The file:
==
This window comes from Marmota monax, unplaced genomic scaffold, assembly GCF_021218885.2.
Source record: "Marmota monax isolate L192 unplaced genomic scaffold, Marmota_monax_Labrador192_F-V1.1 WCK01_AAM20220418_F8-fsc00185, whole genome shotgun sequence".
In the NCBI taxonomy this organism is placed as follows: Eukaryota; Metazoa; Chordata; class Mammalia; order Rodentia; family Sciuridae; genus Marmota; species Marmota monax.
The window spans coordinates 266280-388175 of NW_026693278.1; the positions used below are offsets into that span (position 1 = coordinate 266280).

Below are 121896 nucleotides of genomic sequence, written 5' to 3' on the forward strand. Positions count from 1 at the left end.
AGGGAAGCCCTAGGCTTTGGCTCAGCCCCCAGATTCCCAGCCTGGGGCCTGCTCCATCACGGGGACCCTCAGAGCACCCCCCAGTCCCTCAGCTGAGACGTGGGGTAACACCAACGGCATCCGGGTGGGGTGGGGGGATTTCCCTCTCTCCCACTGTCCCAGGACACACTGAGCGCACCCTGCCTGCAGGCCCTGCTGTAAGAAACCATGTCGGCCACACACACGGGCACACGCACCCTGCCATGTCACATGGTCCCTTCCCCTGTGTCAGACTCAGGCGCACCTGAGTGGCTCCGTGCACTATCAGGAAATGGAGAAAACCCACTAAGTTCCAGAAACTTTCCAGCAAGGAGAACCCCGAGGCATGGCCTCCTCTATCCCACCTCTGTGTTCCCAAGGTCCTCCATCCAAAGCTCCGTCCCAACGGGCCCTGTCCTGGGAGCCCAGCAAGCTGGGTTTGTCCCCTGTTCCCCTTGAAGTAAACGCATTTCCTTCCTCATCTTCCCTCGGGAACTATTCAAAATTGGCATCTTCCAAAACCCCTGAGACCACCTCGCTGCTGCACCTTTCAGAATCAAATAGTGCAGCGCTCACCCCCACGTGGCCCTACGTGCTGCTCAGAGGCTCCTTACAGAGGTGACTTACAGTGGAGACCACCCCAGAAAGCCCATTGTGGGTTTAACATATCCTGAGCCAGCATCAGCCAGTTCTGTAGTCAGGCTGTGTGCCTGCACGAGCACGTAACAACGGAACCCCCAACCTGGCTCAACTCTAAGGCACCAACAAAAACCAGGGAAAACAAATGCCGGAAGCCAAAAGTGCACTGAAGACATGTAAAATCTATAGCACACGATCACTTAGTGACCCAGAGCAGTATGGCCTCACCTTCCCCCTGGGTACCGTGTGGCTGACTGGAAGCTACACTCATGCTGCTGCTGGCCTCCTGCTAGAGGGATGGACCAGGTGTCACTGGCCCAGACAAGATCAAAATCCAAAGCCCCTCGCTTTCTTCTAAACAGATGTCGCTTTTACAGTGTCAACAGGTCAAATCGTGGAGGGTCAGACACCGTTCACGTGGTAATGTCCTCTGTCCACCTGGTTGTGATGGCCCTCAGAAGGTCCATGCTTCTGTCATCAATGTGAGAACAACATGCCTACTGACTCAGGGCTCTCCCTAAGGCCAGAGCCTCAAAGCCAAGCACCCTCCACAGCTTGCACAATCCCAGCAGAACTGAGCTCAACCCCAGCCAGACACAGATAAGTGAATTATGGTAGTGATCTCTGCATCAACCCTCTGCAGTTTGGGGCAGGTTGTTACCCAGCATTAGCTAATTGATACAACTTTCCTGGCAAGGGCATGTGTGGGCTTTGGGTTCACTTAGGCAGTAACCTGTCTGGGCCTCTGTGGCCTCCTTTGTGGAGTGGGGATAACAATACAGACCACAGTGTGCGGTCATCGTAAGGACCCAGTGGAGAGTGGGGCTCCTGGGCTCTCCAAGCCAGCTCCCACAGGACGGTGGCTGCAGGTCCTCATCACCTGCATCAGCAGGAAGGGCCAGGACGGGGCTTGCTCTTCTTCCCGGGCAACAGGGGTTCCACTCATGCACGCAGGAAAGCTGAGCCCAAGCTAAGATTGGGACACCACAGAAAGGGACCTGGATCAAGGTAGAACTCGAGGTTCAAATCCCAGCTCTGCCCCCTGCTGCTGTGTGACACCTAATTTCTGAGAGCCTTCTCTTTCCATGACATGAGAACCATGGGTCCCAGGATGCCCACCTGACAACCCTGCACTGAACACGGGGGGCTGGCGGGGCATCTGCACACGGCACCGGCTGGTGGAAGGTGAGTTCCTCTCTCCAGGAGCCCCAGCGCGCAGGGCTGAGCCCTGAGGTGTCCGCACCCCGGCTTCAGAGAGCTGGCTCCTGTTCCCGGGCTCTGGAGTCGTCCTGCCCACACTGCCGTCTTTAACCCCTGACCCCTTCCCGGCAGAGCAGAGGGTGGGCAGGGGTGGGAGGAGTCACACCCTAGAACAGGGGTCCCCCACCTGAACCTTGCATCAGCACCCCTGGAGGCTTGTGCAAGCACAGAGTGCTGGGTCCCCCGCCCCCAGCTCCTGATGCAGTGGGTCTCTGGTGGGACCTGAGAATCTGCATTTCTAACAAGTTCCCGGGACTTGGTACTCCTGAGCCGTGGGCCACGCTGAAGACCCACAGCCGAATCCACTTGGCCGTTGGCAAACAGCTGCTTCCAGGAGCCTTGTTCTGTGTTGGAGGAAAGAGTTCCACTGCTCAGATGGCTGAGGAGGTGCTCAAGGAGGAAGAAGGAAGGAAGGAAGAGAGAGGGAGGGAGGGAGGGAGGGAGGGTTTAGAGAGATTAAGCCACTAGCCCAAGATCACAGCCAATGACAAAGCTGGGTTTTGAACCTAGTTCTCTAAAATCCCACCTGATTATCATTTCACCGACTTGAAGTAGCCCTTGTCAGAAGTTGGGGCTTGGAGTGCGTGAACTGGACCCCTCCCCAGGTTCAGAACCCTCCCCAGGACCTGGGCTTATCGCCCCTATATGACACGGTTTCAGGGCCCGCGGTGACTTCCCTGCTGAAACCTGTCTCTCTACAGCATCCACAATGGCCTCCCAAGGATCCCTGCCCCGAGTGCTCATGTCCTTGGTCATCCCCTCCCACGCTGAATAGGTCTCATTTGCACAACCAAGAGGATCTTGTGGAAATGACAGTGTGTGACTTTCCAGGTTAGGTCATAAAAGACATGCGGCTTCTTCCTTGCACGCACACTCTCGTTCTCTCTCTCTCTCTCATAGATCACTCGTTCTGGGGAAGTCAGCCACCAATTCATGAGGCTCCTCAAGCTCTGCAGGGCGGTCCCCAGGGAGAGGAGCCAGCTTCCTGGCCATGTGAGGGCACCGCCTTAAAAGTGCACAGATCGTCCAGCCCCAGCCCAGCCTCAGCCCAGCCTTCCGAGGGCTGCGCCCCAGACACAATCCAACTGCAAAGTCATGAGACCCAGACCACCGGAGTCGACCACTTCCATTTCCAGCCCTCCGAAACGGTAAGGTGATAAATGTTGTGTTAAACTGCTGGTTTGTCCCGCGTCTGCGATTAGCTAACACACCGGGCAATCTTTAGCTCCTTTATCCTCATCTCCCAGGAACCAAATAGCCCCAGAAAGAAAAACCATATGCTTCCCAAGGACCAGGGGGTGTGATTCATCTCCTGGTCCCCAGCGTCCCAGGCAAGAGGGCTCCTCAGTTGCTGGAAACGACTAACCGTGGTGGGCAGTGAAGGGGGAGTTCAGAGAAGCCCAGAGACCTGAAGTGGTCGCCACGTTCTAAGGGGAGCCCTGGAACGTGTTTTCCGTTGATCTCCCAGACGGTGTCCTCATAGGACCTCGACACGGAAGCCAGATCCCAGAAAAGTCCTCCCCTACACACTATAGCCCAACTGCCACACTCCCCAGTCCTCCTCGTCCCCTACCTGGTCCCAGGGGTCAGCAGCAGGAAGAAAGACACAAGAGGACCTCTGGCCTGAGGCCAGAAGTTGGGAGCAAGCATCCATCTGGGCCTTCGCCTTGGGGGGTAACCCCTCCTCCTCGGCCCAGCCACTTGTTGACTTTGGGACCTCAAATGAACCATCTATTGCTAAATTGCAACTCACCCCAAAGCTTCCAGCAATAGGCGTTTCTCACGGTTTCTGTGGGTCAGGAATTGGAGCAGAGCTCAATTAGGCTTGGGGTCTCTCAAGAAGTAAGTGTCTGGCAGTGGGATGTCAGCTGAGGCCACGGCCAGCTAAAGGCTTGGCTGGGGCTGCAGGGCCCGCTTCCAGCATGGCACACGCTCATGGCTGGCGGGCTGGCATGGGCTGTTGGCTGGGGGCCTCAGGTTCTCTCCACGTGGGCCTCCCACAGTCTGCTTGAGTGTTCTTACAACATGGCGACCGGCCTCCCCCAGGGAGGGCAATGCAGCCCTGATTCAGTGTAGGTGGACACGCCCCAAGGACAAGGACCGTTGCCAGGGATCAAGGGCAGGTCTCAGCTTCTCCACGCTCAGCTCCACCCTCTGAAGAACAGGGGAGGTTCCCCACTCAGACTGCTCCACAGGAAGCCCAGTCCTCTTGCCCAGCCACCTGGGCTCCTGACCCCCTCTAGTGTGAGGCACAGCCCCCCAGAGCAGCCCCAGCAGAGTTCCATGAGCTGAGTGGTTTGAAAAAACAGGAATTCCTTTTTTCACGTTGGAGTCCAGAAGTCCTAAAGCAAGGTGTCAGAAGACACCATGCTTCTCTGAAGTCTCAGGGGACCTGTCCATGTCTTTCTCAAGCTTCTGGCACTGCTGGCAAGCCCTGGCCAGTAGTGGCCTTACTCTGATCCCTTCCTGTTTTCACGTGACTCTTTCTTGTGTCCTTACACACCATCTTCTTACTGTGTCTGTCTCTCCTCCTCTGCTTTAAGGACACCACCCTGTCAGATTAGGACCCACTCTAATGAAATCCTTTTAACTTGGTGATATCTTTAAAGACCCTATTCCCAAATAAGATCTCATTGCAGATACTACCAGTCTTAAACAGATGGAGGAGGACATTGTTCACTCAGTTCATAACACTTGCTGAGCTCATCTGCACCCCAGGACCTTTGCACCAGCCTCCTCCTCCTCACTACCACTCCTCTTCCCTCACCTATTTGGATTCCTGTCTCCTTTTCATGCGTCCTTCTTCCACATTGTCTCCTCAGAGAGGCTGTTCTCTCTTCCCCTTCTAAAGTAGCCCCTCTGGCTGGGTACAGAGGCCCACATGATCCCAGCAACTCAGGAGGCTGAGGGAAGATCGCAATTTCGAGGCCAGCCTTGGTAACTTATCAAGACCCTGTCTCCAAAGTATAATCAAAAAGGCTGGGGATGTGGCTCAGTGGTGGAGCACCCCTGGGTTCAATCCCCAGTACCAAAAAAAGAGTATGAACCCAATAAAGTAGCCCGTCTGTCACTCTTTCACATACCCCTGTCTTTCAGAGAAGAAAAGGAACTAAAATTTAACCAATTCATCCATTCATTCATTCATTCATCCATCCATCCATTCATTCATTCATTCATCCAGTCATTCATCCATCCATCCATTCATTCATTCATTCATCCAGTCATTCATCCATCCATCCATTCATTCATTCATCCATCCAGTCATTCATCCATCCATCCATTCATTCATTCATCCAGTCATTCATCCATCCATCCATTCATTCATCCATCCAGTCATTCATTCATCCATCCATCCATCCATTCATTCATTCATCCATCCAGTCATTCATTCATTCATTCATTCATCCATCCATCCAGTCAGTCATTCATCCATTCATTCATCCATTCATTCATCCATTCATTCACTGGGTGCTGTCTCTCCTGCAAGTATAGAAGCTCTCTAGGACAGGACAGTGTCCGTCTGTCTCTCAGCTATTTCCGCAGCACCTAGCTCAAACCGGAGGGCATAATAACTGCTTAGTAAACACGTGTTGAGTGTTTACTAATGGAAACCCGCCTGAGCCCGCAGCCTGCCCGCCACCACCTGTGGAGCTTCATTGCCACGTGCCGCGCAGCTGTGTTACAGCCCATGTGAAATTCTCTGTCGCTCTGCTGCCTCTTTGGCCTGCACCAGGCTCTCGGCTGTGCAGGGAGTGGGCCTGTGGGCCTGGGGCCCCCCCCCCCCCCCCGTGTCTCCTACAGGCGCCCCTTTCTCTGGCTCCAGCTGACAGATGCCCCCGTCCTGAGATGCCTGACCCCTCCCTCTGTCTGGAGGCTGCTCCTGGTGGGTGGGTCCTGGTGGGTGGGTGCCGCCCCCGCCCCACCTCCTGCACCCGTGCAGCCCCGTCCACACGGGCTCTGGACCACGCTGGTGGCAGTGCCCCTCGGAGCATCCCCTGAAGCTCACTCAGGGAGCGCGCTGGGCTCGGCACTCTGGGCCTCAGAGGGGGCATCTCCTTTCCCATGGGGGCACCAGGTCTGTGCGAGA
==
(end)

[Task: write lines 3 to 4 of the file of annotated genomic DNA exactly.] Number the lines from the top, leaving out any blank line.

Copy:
In the NCBI taxonomy this organism is placed as follows: Eukaryota; Metazoa; Chordata; class Mammalia; order Rodentia; family Sciuridae; genus Marmota; species Marmota monax.
The window spans coordinates 266280-388175 of NW_026693278.1; the positions used below are offsets into that span (position 1 = coordinate 266280).